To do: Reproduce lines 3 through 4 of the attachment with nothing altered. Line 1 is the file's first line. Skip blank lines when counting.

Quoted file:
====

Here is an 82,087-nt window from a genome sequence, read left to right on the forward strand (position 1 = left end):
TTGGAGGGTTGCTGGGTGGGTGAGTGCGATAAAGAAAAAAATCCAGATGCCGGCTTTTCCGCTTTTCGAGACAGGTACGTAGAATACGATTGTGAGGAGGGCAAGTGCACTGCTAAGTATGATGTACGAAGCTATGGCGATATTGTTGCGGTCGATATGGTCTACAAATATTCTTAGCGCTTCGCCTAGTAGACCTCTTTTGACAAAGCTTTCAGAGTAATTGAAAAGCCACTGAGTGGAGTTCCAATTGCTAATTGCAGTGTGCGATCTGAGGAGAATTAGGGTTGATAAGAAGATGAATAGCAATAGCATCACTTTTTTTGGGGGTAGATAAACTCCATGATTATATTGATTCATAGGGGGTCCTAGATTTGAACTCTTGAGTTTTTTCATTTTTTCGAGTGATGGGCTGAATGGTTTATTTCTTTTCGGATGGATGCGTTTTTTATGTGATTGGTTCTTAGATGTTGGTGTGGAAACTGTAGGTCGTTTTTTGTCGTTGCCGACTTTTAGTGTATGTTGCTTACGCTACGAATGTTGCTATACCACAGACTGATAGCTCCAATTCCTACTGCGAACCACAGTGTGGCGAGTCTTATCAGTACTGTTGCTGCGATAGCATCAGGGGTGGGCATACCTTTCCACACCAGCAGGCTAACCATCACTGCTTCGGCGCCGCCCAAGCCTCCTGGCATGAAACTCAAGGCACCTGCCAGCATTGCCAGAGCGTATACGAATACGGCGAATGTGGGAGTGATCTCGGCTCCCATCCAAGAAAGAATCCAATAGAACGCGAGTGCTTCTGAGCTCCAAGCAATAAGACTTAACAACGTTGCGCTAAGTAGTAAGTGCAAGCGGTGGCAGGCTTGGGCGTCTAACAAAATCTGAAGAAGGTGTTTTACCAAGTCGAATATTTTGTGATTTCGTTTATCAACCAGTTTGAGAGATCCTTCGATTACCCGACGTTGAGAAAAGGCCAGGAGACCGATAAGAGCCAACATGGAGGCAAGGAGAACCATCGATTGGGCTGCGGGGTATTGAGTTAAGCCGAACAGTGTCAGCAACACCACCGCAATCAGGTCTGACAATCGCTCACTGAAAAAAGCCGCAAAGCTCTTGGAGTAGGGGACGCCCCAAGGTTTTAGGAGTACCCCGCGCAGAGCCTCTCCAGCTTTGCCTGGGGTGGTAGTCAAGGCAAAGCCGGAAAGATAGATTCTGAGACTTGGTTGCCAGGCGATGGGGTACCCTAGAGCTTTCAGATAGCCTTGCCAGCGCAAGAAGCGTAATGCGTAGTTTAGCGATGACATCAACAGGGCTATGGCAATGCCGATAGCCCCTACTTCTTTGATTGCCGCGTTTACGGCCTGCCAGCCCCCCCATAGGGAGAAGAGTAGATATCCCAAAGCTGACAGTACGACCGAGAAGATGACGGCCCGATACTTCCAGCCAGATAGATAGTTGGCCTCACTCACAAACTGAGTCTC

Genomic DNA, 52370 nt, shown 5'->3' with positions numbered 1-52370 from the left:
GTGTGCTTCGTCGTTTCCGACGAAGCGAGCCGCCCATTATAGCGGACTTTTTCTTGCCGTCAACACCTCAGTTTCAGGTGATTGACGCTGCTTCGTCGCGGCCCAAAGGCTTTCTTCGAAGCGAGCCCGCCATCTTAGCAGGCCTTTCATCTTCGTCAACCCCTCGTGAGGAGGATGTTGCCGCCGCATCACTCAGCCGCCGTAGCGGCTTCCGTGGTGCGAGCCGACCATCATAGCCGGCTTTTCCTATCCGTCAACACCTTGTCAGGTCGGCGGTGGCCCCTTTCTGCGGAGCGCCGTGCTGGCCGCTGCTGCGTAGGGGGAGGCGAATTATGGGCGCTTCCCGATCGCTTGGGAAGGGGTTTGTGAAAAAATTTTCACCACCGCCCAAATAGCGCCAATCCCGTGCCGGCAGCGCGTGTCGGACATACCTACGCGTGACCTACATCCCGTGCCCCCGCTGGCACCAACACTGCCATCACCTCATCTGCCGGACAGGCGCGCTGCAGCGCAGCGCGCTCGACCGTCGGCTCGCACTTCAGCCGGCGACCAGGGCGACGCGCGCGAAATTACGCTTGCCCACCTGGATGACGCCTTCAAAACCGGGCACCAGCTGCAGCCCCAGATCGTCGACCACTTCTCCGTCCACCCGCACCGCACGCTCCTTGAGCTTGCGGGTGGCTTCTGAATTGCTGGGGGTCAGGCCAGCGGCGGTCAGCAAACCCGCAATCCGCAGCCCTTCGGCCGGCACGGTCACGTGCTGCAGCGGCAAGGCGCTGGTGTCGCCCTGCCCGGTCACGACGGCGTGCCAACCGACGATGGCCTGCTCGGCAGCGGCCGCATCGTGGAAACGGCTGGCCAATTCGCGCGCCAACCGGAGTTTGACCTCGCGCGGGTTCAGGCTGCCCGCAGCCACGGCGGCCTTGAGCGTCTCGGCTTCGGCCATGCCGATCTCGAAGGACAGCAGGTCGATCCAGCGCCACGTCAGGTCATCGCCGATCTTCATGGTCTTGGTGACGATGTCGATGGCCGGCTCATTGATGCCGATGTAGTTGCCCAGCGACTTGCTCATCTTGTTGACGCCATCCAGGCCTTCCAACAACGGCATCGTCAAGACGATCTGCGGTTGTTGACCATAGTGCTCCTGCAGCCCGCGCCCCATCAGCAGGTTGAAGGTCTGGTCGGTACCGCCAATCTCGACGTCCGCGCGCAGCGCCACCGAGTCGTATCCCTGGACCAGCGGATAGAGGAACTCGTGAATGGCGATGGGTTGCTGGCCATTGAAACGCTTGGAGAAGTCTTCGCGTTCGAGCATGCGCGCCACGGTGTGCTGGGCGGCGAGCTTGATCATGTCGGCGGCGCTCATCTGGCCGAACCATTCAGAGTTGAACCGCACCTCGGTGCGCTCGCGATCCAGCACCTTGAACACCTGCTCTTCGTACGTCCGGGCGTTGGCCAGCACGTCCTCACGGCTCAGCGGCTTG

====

Genomic DNA, 52370 nt, shown 5'->3' with positions numbered 1-52370 from the left:
GTGTGCTTCGTCGTTTCCGACGAAGCGAGCCGCCCATTATAGCGGACTTTTTCTTGCCGTCAACACCTCAGTTTCAGGTGATTGACGCTGCTTCGTCGCGGCCCAAAGGCTTTCTTCGAAGCGAGCCCGCCATCTTAGCAGGCCTTTCATCTTCGTCAACCCCTCGTGAGGAGGATGTTGCCGCCGCATCACTCAGCCGCCGTAGCGGCTTCCGTGGTGCGAGCCGACCATCATAGCCGGCTTTTCCTATCCGTCAACACCTTGTCAGGTCGGCGGTGGCCCCTTTCTGCGGAGCGCCGTGCTGGCCGCTGCTGCGTAGGGGGAGGCGAATTATGGGCGCTTCCCGATCGCTTGGGAAGGGGTTTGTGAAAAAATTTTCACCACCGCCCAAATAGCGCCAATCCCGTGCCGGCAGCGCGTGTCGGACATACCTACGCGTGACCTACATCCCGTGCCCCCGCTGGCACCAACACTGCCATCACCTCATCTGCCGGACAGGCGCGCTGCAGCGCAGCGCGCTCGACCGTCGGCTCGCACTTCAGCCGGCGACCAGGGCGACGCGCGCGAAATTACGCTTGCCCACCTGGATGACGCCTTCAAAACCGGGCACCAGCTGCAGCCCCAGATCGTCGACCACTTCTCCGTCCACCCGCACCGCACGCTCCTTGAGCTTGCGGGTGGCTTCTGAATTGCTGGGGGTCAGGCCAGCGGCGGTCAGCAAACCCGCAATCCGCAGCCCTTCGGCCGGCACGGTCACGTGCTGCAGCGGCAAGGCGCTGGTGTCGCCCTGCCCGGTCACGACGGCGTGCCAACCGACGATGGCCTGCTCGGCAGCGGCCGCATCGTGGAAACGGCTGGCCAATTCGCGCGCCAACCGGAGTTTGACCTCGCGCGGGTTCAGGCTGCCCGCAGCCACGGCGGCCTTGAGCGTCTCGGCTTCGGCCATGCCGATCTCGAAGGACAGCAGGTCGATCCAGCGCCACGTCAGGTCATCGCCGATCTTCATGGTCTTGGTGACGATGTCGATGGCCGGCTCATTGATGCCGATGTAGTTGCCCAGCGACTTGCTCATCTTGTTGACGCCATCCAGGCCTTCCAACAACGGCATCGTCAAGACGATCTGCGGTTGTTGACCATAGTGCTCCTGCAGCCCGCGCCCCATCAGCAGGTTGAAGGTCTGGTCGGTACCGCCAATCTCGACGTCCGCGCGCAGCGCCACCGAGTCGTATCCCTGGACCAGCGGATAGAGGAACTCGTGAATGGCGATGGGTTGCTGGCCATTGAAACGCTTGGAGAAGTCTTCGCGTTCGAGCATGCGCGCCACGGTGTGCTGGGCGGCGAGCTTGATCATGTCGGCGGCGCTCATCTGGCCGAACCATTCAGAGTTGAACCGCACCTCGGTGCGCTCGCGATCCAGCACCTTGAACACCTGCTCTTCGTACGTCCGGGCGTTGGCCAGCACGTCCTCACGGCTCAGCGGCTTG